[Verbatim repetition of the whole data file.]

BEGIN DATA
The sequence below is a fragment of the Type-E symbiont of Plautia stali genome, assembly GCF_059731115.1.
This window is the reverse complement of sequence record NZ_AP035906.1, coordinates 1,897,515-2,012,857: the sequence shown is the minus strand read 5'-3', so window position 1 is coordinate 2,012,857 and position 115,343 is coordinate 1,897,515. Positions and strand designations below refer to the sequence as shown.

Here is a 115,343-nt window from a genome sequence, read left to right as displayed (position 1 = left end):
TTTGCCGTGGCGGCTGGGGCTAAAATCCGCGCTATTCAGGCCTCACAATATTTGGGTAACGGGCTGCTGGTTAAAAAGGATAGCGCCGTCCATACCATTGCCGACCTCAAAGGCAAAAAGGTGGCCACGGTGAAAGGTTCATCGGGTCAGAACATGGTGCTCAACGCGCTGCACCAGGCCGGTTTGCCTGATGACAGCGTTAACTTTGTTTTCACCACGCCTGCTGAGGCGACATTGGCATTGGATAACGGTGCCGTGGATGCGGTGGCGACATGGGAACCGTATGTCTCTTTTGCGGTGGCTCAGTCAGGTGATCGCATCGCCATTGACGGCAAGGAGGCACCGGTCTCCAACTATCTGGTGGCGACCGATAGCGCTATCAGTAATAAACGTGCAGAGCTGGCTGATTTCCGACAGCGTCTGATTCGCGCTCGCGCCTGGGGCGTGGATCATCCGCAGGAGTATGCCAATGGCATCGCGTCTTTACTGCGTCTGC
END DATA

The sequence below is a fragment of the Type-E symbiont of Plautia stali genome, assembly GCF_059731115.1.
This window is the reverse complement of sequence record NZ_AP035906.1, coordinates 1,897,515-2,012,857: the sequence shown is the minus strand read 5'-3', so window position 1 is coordinate 2,012,857 and position 115,343 is coordinate 1,897,515. Positions and strand designations below refer to the sequence as shown.

Here is a 115,343-nt window from a genome sequence, read left to right as displayed (position 1 = left end):
TTTGCCGTGGCGGCTGGGGCTAAAATCCGCGCTATTCAGGCCTCACAATATTTGGGTAACGGGCTGCTGGTTAAAAAGGATAGCGCCGTCCATACCATTGCCGACCTCAAAGGCAAAAAGGTGGCCACGGTGAAAGGTTCATCGGGTCAGAACATGGTGCTCAACGCGCTGCACCAGGCCGGTTTGCCTGATGACAGCGTTAACTTTGTTTTCACCACGCCTGCTGAGGCGACATTGGCATTGGATAACGGTGCCGTGGATGCGGTGGCGACATGGGAACCGTATGTCTCTTTTGCGGTGGCTCAGTCAGGTGATCGCATCGCCATTGACGGCAAGGAGGCACCGGTCTCCAACTATCTGGTGGCGACCGATAGCGCTATCAGTAATAAACGTGCAGAGCTGGCTGATTTCCGACAGCGTCTGATTCGCGCTCGCGCCTGGGGCGTGGATCATCCGCAGGAGTATGCCAATGGCATCGCGTCTTTACTGCGTCTGC